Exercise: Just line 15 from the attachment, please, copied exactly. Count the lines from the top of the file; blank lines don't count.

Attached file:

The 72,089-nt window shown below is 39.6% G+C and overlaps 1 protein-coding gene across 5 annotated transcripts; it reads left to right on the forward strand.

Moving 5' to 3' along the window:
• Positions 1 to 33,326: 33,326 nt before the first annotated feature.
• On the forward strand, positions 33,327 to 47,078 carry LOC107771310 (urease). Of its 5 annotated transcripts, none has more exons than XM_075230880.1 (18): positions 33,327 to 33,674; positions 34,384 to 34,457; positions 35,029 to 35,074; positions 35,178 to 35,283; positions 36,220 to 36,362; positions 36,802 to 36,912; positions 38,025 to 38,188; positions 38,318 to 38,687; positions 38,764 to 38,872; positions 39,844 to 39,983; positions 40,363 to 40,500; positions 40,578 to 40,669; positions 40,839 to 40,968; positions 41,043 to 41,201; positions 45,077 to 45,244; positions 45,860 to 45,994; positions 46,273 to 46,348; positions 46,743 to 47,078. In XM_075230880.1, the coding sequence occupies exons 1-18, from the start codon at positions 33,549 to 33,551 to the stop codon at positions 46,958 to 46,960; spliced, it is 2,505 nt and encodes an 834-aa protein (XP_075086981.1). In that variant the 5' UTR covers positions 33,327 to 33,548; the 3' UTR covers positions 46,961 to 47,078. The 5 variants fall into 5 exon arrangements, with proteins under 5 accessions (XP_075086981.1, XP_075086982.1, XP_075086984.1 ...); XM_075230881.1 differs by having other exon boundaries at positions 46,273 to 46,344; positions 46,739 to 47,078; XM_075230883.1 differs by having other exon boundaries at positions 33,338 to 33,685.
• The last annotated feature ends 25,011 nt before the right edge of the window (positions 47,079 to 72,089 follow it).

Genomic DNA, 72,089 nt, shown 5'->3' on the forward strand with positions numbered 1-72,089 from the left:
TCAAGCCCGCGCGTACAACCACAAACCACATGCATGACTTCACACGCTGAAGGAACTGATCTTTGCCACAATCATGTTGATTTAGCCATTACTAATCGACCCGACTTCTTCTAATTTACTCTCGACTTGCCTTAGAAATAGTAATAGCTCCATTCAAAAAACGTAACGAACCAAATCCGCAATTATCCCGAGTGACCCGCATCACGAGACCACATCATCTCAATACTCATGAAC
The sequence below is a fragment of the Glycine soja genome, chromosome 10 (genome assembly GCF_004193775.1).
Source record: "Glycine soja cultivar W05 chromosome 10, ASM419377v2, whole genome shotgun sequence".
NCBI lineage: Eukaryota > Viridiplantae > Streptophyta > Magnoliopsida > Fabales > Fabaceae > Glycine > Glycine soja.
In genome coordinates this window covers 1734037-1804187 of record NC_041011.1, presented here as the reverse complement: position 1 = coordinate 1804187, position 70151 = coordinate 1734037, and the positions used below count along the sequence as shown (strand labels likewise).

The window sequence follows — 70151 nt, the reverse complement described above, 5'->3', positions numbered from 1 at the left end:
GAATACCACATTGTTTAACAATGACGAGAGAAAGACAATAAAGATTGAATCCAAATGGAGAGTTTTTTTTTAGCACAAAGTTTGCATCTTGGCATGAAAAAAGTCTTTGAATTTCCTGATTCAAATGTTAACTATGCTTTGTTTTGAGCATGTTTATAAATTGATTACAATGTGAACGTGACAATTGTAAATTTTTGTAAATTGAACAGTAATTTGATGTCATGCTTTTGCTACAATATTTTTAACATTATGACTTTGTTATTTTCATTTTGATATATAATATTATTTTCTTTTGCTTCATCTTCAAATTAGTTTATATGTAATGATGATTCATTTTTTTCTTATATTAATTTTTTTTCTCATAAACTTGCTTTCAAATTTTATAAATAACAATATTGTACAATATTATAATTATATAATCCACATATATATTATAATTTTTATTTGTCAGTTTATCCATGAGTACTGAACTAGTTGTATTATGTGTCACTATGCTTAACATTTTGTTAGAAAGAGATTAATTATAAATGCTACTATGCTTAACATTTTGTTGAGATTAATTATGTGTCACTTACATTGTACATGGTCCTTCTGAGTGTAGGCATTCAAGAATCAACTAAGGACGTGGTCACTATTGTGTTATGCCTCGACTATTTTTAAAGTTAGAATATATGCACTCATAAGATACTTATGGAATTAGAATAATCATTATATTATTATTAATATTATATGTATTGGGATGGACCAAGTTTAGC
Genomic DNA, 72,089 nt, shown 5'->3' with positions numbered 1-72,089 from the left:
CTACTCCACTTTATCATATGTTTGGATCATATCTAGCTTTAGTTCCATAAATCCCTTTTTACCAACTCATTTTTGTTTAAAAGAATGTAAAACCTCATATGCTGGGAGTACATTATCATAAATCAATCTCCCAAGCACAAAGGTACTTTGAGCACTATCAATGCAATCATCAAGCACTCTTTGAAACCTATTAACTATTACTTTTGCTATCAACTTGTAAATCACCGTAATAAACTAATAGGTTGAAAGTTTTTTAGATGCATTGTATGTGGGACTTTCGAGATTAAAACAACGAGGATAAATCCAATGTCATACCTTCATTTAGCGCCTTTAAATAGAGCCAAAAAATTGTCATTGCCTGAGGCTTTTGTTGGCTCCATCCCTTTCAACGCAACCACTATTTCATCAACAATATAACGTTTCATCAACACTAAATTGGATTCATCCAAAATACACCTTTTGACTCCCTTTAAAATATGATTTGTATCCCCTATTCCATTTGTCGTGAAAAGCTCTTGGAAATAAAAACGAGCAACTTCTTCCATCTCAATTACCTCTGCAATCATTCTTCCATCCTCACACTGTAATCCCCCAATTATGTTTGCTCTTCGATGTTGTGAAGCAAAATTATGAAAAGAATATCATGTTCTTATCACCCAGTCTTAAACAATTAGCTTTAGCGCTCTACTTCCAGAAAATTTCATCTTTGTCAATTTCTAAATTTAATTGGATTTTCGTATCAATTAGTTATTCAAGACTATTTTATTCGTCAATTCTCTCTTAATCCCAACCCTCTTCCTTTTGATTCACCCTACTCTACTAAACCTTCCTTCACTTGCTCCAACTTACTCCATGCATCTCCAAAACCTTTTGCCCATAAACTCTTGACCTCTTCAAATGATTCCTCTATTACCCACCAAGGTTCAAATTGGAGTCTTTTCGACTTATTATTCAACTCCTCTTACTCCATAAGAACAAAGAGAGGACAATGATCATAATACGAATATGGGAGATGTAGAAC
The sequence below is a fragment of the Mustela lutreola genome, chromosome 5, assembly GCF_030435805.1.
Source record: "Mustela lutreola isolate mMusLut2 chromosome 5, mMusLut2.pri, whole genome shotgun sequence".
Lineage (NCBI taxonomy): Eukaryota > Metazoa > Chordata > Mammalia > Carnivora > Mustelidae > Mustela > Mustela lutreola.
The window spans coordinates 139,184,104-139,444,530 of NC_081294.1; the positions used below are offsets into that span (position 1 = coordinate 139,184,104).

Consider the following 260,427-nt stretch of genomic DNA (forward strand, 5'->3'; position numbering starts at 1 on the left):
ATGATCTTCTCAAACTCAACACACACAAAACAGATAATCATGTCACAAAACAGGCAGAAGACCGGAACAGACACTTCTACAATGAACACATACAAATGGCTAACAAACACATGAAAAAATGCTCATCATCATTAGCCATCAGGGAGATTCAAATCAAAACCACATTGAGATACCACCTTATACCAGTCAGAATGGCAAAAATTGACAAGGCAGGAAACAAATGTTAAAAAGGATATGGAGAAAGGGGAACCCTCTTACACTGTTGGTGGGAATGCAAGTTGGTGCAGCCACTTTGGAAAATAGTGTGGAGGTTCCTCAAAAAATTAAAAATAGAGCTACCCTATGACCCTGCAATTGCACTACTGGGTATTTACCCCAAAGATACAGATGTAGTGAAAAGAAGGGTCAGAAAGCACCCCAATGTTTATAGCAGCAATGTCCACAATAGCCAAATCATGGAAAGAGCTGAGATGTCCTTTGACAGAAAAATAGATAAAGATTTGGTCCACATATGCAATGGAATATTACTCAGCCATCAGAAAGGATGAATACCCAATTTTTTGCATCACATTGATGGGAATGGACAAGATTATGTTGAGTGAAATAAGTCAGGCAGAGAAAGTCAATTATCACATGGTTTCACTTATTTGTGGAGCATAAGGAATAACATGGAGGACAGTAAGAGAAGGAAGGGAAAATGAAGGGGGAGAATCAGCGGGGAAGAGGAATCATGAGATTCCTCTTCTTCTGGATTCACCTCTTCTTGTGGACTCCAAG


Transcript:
CTACTCCACTTTATCATATGTTTGGATCATATCTAGCTTTAGTTCCATAAATCCCTTTTTACCAACTCATTTTTGTTTAAAAGAATGTAAAACCTCATATGCTGGGAGTACATTATCATAAATCAATCTCCCAAGCACAAAGGTACTTTGAGCACTATCAATGCAATCATCAAGCACTCTTTGAAACCTATTAACTATTACTTTTGCTATCAACTTGTAAATCACCGTAATAAACTAATAGGTTGAAAGTTTTTTAGATGCATTGTATGTGGGACTTTCGAGATTAAAACAACGAGGATAAATCCAATGTCATACCTTCATTTAGCGCCTTTAAATAGAGCCAAAAAATTGTCATTGCCTGAGGCTTTTGTTGGCTCCATCCCTTTCAACGCAACCACTATTTCATCAACAATATAACGTTTCATCAACACTAAATTGGATTCATCCAAAATACACCTTTTGACTCCCTTTAAAATATGATTTGTATCCCCTATTCCATTTGTCGTGAAAAGCTCTTGGAAATAAAAACGAGCAACTTCTTCCATCTCAATTACCTCTGCAATCATTCTTCCATCCTCACACTGTAATCCCCCAATTATGTTTGCTCTTCGATGTTGTGAAGCAAAATTATGAAAAGAATATCATGTTCTTATCACCCAGTCTTAAACAATTAGCTTTAGCGCTCTACTTCCAGAAAATTTCATCTTTGTCAATTTCTAAATTTAATTGGATTTTCGTATCAATTAGTTATTCAAGACTATTTTATTCGTCAATTCTCTCTTAATCCCAACCCTCTTCCTTTTGATTCACCCTACTCTACTAAACCTTCCTTCACTTGCTCCAACTTACTCCATGCATCTCCAAAACCTTTTGCCCATAAACTCTTGACCTCTTCAAATGATTCCTCTATTACCCACCAAGGTTCAAATTGGAGTCTTTTCGACTTATTATTCAACTCCTCTTACTCCATAAGAACAAAGAGAGGACAATGATCATAATACGAATATGGGAGATGTAGAAC